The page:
Oman may Sell German Arm OQ Chemicals

24.09.2021 - Oman’s state-owned energy company OQ is said to be weighing a sale of its Monheim, Germany-based chemicals subsidiary, oxo intermediates and oxo derivatives producer OQ Chemicals. Sources told the Bloomberg news agency that the sultanate is seeking ways to stabilize its finances and is speaking with potential advisers as it explores options for the s business believed to be worth about $3 billion.

Headquartered at Oberhausen, the chemical producer once part of the Hoechst chemical conglomerate was merged into Oman’s petrochemicals holdings when the sultanate bought it in 2013 from private equity investor Advent International for just over $2.1 billion.

 With a portfolio spanning the production chain for hydrocarbons, from exploration and production to marketing and distribution, the company employs more than 1,400 people across sites in Germany, China, the Netherlands and the US.

For 2021, OQ Chemicals said it planned to increase overall output capability by more than 30%. Projects were to include new production capacity for TCD alcohol as well as the company’s sixth world-scale plant for carboxylic acids at Oberhausen.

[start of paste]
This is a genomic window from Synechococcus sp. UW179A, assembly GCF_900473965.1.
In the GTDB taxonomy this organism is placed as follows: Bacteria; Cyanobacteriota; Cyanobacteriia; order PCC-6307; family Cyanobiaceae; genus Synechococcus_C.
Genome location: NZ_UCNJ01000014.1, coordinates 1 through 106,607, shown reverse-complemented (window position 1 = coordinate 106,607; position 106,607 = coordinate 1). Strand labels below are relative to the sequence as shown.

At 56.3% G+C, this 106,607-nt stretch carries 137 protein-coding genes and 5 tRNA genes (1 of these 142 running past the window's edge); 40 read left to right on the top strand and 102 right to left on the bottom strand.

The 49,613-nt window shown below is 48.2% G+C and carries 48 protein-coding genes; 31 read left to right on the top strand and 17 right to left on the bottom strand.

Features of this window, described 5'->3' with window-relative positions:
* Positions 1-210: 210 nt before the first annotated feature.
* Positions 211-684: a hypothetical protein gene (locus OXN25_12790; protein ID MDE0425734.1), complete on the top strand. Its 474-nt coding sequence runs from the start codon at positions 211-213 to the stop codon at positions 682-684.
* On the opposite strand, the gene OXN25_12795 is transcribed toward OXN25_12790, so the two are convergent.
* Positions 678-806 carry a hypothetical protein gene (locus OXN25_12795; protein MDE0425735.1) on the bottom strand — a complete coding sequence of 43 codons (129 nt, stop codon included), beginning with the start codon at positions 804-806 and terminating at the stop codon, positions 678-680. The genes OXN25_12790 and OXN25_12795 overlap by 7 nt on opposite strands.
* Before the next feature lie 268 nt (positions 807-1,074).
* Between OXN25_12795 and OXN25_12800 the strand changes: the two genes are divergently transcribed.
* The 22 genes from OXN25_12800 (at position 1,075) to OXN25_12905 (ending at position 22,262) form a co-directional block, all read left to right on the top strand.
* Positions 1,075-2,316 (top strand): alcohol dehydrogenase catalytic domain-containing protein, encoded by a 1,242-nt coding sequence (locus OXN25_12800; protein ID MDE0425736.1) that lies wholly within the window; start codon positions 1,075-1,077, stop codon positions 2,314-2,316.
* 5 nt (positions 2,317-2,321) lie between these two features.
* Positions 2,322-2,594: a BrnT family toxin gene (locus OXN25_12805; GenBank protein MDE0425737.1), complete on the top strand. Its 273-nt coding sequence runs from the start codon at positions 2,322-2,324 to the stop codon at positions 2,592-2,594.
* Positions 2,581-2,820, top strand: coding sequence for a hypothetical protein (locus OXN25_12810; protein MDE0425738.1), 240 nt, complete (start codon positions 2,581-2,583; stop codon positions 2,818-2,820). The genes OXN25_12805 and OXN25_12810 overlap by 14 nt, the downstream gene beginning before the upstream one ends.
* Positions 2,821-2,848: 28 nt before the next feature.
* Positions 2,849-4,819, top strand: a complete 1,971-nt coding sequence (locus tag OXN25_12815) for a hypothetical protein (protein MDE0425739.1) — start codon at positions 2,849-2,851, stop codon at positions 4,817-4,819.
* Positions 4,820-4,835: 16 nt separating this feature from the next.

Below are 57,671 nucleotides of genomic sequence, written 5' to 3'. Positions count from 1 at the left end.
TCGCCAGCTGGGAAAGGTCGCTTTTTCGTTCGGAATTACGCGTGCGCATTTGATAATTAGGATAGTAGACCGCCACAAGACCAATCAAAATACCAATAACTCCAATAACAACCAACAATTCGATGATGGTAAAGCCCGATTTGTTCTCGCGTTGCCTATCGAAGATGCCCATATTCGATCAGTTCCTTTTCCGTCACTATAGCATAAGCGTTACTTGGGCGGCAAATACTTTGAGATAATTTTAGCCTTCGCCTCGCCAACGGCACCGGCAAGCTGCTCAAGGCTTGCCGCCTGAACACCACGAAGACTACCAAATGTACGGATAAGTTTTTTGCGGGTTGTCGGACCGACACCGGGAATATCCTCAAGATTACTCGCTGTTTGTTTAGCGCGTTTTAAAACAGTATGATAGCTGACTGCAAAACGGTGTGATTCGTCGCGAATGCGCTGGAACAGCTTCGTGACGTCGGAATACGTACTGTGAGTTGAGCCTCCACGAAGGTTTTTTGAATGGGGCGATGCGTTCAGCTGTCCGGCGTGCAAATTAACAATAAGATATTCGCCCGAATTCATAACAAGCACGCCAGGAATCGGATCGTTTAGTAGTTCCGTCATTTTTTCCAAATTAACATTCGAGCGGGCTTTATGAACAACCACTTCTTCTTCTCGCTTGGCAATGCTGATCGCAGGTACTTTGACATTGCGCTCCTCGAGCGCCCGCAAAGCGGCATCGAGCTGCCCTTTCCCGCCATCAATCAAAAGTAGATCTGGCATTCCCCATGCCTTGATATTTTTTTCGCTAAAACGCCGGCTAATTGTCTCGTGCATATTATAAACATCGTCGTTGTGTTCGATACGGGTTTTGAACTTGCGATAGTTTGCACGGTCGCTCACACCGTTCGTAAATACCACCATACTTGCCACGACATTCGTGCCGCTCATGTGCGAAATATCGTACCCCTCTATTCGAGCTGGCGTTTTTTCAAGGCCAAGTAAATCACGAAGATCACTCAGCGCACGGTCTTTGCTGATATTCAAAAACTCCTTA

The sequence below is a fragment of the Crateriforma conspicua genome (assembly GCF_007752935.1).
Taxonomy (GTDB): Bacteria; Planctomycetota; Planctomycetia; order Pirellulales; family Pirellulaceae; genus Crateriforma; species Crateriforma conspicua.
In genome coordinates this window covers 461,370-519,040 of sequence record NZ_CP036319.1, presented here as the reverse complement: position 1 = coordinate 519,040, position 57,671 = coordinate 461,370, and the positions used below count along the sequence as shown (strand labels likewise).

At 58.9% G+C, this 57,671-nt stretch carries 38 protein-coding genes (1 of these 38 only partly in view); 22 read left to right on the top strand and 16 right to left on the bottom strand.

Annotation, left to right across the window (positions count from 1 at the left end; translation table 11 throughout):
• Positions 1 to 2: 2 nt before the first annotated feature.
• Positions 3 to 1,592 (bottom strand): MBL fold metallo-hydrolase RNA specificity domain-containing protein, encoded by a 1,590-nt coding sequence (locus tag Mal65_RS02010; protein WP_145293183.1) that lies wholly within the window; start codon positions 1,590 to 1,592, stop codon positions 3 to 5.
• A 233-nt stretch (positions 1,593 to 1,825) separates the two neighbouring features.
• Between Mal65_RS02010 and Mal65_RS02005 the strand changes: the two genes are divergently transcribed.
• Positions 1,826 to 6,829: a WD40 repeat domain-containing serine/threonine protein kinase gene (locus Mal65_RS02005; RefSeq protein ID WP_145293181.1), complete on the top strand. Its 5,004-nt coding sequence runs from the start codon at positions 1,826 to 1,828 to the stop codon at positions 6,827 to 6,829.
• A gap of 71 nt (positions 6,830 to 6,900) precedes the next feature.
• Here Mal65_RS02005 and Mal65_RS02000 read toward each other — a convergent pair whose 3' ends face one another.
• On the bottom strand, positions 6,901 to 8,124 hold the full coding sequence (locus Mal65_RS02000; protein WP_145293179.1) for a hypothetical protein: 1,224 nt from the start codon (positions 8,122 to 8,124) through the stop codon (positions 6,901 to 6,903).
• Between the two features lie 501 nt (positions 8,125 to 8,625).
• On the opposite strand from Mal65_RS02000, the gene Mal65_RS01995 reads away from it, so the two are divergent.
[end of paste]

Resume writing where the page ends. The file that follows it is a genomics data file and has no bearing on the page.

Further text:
This past spring, the OQ group and OQ Chemicals signed a Memorandum of Understanding (MoU) with German PMMA specialist Röhm (currently owned by Advent International) to build a 250,000 t/y plant for the acrylic polymer, using Röhm’s proprietary “LiMA” (Leading in Methacrylates) technology at OQ’s US site in Bay City, Texas. Start-up was pencilled in for 2023.

Energy assets rolled into one large group

In early 2021, Oman rolled all of its energy business into one large company under the OQ umbrella. The list included Oman Oil (OOC) and Oman Refineries and Petroleum Industries in addition to OOC's upstream arm OOCEP, Oman Gas (OGC), Duqm Refinery and Petrochemicals Industries (DRPIC), Salalah Methanol (SMC), Oman Trading International (OTI) and Salalah Liquified Petroleum Gas.

Under Sultan Haitham Bin Tariq, who came to power last year, Bloomberg’s sources said Oman has been seeking to use its energy assets to raise money and lower a budget deficit that soared as the Covid-19 pandemic battered oil prices and tourism. The news agency was told in April this year that at least one of the energy group’s assets might be put up for sale.

Author: Dede Williams, Freelance Journalist